Thursday, May 02, 2013
Hall of Infamy
In May he admitted guilt.
Stuart Hall, a man in his eighties, an Icon of broadcasting on these shores, a presenter of It's a Knockout and news and sports, a wordsmith, one of the glories of the BBC.
Guilty of indecent assault against thirteen women. One of them a nine year old girl. No matter that these charges are historic; no matter that the last of these crimes dates from nearly thirty years ago. His sins have found him out.
It's almost too painful a story.
For the victims, the avuncular tea-time TV host turned their lives to secret horror. And fear. And shame.
For his own family, the man they love has betrayed that love with sordid acts & the get-away-scot-free mentality of Celebrity that caused him to deny, deny and deny again.
For the man, his whole working life thrown away by wandering hands. Everything he ever did lost and replaced by a reputation he never sought, but earned as he now signs the sex offenders register.
For the rest of us, bewilderment. There are icons we see smashed and (frankly) something in us doesn't care. Public figures are brought low, and sometimes something in us even enjoys the process. And then occasionally there are those whose demise leaves us bereft. Even though we feel for the victims. Even though they deserve their shame. Even though they have been despicable, and not merely unlucky or foolish.
It's a bereavement. There was something certain - this was a good guy - and now the rug has been pulled, and the memory of his laughter pouring out of our TVs becomes hollow, eerie, creepy. This wasn't a good guy. The certainty was built on sand, like the castles on It's a Knockout.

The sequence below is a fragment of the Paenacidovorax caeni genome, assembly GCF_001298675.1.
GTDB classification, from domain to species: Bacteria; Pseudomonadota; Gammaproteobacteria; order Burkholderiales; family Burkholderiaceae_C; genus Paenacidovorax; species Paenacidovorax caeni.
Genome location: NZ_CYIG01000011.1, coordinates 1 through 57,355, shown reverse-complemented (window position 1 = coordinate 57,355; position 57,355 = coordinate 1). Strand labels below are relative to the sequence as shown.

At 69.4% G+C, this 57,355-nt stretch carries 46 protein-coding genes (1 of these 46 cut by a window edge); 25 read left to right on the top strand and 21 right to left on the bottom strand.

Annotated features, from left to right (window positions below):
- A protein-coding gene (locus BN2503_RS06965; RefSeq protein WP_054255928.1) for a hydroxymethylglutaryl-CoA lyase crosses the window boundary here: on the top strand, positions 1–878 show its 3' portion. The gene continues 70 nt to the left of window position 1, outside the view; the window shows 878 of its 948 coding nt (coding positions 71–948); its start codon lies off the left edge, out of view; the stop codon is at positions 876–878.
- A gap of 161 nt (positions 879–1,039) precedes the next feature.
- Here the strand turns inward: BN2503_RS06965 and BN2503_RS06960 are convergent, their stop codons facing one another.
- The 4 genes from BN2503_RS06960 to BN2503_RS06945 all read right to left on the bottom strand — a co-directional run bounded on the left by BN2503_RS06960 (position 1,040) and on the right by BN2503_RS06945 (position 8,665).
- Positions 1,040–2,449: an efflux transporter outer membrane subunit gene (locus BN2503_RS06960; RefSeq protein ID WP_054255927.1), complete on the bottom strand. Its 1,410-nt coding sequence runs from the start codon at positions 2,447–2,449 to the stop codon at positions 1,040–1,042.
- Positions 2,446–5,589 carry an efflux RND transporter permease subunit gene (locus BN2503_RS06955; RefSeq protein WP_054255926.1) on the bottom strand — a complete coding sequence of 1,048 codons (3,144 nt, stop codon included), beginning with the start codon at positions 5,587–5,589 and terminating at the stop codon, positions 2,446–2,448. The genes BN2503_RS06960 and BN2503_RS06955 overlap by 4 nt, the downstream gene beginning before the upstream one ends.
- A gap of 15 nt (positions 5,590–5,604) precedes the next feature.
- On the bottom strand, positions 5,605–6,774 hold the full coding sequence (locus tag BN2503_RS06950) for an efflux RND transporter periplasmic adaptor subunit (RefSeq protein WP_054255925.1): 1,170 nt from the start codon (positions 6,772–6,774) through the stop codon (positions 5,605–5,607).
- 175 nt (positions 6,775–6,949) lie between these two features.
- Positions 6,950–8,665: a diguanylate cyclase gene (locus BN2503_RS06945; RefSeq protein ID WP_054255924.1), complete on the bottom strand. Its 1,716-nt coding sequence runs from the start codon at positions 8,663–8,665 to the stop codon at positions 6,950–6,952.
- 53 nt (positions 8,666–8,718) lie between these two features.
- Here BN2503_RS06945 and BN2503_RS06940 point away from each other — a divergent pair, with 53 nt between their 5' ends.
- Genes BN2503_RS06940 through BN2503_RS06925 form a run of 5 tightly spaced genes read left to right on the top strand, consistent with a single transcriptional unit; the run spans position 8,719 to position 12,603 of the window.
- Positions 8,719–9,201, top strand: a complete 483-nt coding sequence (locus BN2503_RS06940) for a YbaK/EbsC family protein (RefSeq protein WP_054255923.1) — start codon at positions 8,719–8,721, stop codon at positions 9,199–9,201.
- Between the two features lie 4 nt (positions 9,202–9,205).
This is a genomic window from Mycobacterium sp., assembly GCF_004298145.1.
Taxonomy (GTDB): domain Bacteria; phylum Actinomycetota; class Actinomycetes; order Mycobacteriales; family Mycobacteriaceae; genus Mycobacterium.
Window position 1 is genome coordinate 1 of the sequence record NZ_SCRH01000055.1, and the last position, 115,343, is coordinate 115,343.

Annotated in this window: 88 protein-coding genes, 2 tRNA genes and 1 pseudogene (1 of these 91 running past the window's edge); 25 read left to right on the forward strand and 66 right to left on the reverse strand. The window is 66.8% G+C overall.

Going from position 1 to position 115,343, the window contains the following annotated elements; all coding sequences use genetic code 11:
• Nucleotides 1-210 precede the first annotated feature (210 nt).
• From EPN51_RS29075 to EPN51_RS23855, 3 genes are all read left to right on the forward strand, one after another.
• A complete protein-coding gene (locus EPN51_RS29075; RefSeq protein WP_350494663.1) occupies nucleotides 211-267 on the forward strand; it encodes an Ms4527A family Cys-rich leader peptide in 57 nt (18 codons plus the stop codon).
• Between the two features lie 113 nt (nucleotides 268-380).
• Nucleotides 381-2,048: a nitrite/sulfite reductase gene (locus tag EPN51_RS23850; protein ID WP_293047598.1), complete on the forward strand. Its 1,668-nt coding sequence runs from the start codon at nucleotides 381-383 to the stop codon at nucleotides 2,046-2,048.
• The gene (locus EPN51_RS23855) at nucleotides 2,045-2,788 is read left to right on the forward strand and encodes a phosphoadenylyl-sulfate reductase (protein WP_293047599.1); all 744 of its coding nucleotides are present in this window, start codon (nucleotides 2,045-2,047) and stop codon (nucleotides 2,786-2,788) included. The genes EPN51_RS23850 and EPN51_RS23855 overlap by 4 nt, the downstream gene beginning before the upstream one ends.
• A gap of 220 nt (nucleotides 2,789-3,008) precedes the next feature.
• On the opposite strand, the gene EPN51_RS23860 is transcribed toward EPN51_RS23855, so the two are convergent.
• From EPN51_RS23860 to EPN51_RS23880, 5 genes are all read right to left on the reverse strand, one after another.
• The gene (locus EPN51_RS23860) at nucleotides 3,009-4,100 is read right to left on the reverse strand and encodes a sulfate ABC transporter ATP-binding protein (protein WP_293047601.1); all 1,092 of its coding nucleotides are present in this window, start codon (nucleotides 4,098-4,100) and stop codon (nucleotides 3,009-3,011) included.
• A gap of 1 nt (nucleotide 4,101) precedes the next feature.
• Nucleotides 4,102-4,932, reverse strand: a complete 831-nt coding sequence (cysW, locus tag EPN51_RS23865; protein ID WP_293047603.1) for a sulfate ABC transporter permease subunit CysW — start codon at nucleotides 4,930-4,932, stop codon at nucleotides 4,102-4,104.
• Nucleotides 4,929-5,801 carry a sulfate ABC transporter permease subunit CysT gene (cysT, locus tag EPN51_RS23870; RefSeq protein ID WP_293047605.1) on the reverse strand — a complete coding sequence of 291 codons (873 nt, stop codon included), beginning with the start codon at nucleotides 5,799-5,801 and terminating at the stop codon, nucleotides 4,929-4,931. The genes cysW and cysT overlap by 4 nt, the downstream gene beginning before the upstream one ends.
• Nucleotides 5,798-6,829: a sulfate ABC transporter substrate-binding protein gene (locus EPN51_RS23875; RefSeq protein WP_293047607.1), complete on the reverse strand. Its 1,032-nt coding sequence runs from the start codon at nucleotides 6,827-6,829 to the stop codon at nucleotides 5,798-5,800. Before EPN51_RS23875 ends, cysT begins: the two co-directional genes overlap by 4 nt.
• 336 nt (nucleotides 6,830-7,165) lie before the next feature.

Regular readers know my form. This is where I add a spiritual bit, where I turn things slightly and make us think about ourselves and don't let anyone get off lightly but also add some mercy. God is in this somewhere.
God is in this somewhere, for sure. I'll probably read someone else's blog and wish I'd written their words.
All I can add is that many years ago, someone wronged me deeply. They were regarded as a good person, and as far as I know that's still how they are seen. They never apologised to me, though to be fair I've not looked for that. I don't need such an apology, and I don't need anyone else to tell me that what they did was wrong either. What was done hurt me more than I understood at the time, and went deeper than I knew. You can't always choose the hand you are dealt - but sometimes you have to choose how you play that hand.
What did I choose? Slowly, very slowly, I learned to forgive.
It was painful, and it dominated my thinking in ways I hardly spoke of to anyone.
But it actually happened. For real.
Twelve years elapsed before I next saw this person; and in that time I often wondered how I would speak to them, what I would say, what I would ask. In the end, it was a non-event. A chance meeting. Casual. And I realised that I didn't need to say anything because, actually, I had forgiven them. I haven't seen them since.
God had walked me through painful years and together his & my tears had washed me clean. No - that's how it felt; the reality is different. The reality is that this is a broken old world, with a God who loves it so much he shed his own blood as well as his tears. I was as much forgiven as forgiving - if not for that, for other things. This was not a monster with whom I spoke, just another person; I was not a victim anymore, just another person.
I do not think that court cases, judgements and falls from grace end stories from the Halls of Infamy. But I do believe in forgiveness. Forgiveness that transforms victims into more than conquerors, and restores monsters back to humanity.